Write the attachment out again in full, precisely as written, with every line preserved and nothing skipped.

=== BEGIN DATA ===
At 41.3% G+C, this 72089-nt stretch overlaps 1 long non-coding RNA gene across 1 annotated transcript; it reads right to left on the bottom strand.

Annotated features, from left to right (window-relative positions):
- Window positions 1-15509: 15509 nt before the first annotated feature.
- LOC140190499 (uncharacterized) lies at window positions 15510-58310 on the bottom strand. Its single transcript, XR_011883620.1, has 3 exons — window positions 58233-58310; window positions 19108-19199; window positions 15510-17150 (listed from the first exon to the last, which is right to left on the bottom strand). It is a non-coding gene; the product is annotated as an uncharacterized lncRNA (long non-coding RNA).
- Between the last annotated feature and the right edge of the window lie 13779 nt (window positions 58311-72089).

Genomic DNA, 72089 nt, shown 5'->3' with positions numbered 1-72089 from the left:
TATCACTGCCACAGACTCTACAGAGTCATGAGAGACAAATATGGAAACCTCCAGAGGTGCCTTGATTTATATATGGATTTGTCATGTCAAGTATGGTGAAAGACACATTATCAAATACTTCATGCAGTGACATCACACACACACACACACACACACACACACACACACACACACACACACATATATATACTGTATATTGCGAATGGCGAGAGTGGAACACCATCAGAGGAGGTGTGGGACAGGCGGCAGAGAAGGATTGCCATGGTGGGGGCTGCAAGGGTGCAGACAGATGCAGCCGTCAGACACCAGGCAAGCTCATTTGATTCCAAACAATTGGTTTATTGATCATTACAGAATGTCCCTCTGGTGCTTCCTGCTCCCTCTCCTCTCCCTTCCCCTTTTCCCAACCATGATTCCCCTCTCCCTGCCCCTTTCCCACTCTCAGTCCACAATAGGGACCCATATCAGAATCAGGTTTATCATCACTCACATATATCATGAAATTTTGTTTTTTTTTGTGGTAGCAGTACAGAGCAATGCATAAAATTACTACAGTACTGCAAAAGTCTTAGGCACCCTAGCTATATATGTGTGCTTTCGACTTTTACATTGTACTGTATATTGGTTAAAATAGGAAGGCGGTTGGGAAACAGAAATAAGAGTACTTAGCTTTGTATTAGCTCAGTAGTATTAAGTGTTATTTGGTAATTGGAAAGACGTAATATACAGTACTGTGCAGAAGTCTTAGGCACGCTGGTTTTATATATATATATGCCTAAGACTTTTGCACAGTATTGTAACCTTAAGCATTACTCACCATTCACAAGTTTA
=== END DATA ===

At 41.3% G+C, this 72089-nt stretch overlaps 1 long non-coding RNA gene across 1 annotated transcript; it reads right to left on the bottom strand.

Annotated features, from left to right (window-relative positions):
- Window positions 1-15509: 15509 nt before the first annotated feature.
- LOC140190499 (uncharacterized) lies at window positions 15510-58310 on the bottom strand. Its single transcript, XR_011883620.1, has 3 exons — window positions 58233-58310; window positions 19108-19199; window positions 15510-17150 (listed from the first exon to the last, which is right to left on the bottom strand). It is a non-coding gene; the product is annotated as an uncharacterized lncRNA (long non-coding RNA).
- Between the last annotated feature and the right edge of the window lie 13779 nt (window positions 58311-72089).

Genomic DNA, 72089 nt, shown 5'->3' with positions numbered 1-72089 from the left:
TATCACTGCCACAGACTCTACAGAGTCATGAGAGACAAATATGGAAACCTCCAGAGGTGCCTTGATTTATATATGGATTTGTCATGTCAAGTATGGTGAAAGACACATTATCAAATACTTCATGCAGTGACATCACACACACACACACACACACACACACACACACACACACACACACACATATATATACTGTATATTGCGAATGGCGAGAGTGGAACACCATCAGAGGAGGTGTGGGACAGGCGGCAGAGAAGGATTGCCATGGTGGGGGCTGCAAGGGTGCAGACAGATGCAGCCGTCAGACACCAGGCAAGCTCATTTGATTCCAAACAATTGGTTTATTGATCATTACAGAATGTCCCTCTGGTGCTTCCTGCTCCCTCTCCTCTCCCTTCCCCTTTTCCCAACCATGATTCCCCTCTCCCTGCCCCTTTCCCACTCTCAGTCCACAATAGGGACCCATATCAGAATCAGGTTTATCATCACTCACATATATCATGAAATTTTGTTTTTTTTTGTGGTAGCAGTACAGAGCAATGCATAAAATTACTACAGTACTGCAAAAGTCTTAGGCACCCTAGCTATATATGTGTGCTTTCGACTTTTACATTGTACTGTATATTGGTTAAAATAGGAAGGCGGTTGGGAAACAGAAATAAGAGTACTTAGCTTTGTATTAGCTCAGTAGTATTAAGTGTTATTTGGTAATTGGAAAGACGTAATATACAGTACTGTGCAGAAGTCTTAGGCACGCTGGTTTTATATATATATATGCCTAAGACTTTTGCACAGTATTGTAACCTTAAGCATTACTCACCATTCACAAGTTTA